Best of 2018


It’s that time of year for photographers to explore their top images from 2018. One approach, the Instagram approach, is to pick the nine images that received the most likes in a year. Why nine you ask? Well, with the Instagram square format, nine square images create a nice square mosaic. Rather than presenting what were the nine or so images that other people liked the most of mine from 2018, I thought I would select my own Alaska photography favorites. And not nine, either; twelve. What, one for each month of the year you ask? No, nothing quite that planned out. I just picked my absolute favorite images, and it turned out to be twelve.

Best of 2018

  1. Dog mushing in Sweden.In February, I traveled to Slussfors, Sweden, to spend time at the Petter Karlsson Sled Dogs kennel. After going on a backcountry dog mushing trip the previous year with the kennels, I returned to document the kennel operations and training regimen for Petter, as he prepared to run (and win) the Finnmarksløpet. I’ll see him next time when I travel to Norway in March to follow that race and continue his story as he prepares to come to Alaska to run the Iditarod in 2020.

    Petter Karlsson mushes his team in the Vindelfjallen Nature Preserve, Sweden

  2. A long night’s dawn and moonset

    In March, I had a custom photo tour client for three days. During one long night, we explored the night sky in the Matanuska Valley in search of the aurora borealis. By dawn, we had made our way down to the Turnagain Arm to catch sunrise. Along the way, we watched the nearly-full moon parallel us to the south, seemingly following the ridge line of the Kenai Mountains.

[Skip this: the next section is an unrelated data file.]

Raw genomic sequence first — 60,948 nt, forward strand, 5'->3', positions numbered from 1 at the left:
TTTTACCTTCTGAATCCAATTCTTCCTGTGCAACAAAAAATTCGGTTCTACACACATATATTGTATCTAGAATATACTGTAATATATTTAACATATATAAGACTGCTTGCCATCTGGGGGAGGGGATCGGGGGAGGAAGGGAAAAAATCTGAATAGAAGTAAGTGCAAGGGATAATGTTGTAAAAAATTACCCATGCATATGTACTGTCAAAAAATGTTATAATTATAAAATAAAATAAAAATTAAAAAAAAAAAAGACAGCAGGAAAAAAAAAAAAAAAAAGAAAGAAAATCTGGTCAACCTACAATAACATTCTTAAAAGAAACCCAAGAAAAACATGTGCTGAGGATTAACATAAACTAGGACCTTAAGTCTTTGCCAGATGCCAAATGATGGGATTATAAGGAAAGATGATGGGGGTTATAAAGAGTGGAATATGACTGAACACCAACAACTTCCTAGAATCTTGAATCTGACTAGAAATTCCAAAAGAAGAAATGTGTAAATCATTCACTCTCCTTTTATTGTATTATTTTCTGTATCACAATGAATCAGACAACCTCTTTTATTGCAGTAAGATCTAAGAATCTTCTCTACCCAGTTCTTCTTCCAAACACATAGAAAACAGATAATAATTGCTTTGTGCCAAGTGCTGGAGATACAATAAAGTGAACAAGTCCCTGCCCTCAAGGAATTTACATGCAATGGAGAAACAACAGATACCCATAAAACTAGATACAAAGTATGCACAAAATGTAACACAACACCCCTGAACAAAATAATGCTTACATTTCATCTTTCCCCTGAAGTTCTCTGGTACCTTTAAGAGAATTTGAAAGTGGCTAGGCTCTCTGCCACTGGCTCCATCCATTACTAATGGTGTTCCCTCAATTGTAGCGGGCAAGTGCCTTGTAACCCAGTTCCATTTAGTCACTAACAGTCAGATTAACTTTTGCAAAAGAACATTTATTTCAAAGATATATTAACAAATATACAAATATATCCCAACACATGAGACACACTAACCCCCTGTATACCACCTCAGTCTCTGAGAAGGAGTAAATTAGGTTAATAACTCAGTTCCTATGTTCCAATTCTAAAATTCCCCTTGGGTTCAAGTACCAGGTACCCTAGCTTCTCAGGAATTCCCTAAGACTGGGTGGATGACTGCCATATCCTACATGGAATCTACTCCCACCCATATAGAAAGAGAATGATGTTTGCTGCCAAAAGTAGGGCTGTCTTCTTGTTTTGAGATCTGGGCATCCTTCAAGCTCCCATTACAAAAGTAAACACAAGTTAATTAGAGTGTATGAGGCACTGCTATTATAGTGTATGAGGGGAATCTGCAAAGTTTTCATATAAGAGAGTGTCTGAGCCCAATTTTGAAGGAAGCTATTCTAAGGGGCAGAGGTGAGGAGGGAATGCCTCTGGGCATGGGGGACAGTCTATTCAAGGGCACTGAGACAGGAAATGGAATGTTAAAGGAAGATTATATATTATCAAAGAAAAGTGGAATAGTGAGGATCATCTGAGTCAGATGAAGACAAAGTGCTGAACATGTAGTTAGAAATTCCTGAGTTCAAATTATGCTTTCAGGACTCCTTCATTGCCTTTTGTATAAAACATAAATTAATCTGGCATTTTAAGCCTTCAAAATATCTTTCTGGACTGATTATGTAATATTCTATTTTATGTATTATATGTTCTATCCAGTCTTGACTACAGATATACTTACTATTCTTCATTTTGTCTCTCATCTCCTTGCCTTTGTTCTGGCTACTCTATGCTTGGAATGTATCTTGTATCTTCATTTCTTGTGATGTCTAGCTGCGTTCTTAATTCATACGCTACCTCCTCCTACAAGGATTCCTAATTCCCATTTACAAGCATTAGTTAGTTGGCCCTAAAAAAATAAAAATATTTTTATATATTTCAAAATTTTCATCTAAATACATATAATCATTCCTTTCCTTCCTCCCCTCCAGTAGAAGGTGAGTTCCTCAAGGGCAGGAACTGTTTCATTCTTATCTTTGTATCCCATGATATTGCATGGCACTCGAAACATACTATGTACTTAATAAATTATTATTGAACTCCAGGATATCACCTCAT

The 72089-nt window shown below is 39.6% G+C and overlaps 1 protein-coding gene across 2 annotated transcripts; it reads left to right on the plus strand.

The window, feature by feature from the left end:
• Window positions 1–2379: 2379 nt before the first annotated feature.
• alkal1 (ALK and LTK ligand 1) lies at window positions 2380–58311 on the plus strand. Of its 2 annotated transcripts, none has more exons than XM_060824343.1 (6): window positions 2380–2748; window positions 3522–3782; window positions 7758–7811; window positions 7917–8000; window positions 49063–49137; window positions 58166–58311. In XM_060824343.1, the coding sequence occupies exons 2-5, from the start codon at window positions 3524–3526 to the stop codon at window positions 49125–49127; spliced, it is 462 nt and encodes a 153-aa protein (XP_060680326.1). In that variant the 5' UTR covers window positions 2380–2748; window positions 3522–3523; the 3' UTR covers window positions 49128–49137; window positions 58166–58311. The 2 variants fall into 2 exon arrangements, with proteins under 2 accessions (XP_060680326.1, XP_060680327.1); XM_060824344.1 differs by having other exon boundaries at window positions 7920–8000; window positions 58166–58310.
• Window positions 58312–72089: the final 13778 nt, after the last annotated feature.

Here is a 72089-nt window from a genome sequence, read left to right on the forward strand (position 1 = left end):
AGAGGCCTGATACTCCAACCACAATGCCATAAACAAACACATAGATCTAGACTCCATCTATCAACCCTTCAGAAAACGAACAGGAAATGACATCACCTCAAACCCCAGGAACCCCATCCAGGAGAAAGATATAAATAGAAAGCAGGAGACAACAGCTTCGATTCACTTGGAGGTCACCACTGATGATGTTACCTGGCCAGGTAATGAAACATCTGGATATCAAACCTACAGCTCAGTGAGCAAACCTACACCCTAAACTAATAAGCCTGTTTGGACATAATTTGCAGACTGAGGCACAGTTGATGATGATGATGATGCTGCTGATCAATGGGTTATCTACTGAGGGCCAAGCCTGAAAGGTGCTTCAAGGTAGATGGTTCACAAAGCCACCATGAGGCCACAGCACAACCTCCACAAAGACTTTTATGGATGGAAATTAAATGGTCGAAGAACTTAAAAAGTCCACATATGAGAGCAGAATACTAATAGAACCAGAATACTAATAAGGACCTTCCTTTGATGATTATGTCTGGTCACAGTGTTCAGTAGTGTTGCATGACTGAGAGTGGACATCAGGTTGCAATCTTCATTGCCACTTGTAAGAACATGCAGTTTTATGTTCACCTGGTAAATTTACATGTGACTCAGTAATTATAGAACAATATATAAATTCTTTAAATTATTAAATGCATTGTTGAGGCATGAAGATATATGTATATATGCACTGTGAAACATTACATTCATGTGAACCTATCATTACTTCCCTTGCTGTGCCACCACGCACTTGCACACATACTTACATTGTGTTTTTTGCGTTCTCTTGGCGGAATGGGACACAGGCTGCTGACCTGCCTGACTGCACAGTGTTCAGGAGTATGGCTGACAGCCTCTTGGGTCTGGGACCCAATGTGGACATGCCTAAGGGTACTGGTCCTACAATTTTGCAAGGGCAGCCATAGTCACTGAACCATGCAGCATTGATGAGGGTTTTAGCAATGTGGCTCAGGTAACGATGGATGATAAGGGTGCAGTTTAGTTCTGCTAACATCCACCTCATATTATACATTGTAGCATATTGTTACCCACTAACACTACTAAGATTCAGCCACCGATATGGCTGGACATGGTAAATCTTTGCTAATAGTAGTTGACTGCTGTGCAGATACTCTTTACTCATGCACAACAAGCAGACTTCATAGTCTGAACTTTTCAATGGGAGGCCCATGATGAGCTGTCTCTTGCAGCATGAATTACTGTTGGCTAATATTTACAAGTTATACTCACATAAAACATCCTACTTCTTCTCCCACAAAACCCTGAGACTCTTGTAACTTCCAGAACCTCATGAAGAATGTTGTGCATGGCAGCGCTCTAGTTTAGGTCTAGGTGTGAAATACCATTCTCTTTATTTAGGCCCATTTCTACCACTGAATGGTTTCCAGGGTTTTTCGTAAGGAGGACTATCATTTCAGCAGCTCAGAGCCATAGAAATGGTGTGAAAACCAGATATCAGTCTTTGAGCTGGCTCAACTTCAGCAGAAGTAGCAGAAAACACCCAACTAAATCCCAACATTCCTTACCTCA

A full moon sets behind the Kenai Mountains across the Turnagain Arm, Alaska

  3. Fireweed and green mountains

    In early August, Michelle and I made our way to Tombstone Territorial Park in Yukon Territory, Canada. It was our first trip to the area, and we fell in love with it. While it was late in the season for many types of alpine flowers, it was prime season for fireweed. And given how lush and green the landscape was, the bright pink of the flowers was a perfect contrast.

    Fireweed and mountain, Tombstone Territorial Park, Yukon, Canada

  4. Foggy Portage

    In September, I co-guided a photo workshop with a photographer from Florida, Marisa Marulli. On our first morning of the workshop, we took the group to Portage Valley, Chugach National Forest. I specifically had in mind this particular pond that, if conditions are right, produces an excellent reflection of the woods and mountains on the far side. On this particular morning, the conditions were perfect. A lack of wind created a perfectly-calm surface on the pond, and a thin fog layer that moved in and out of the scene to create a moody morning landscape.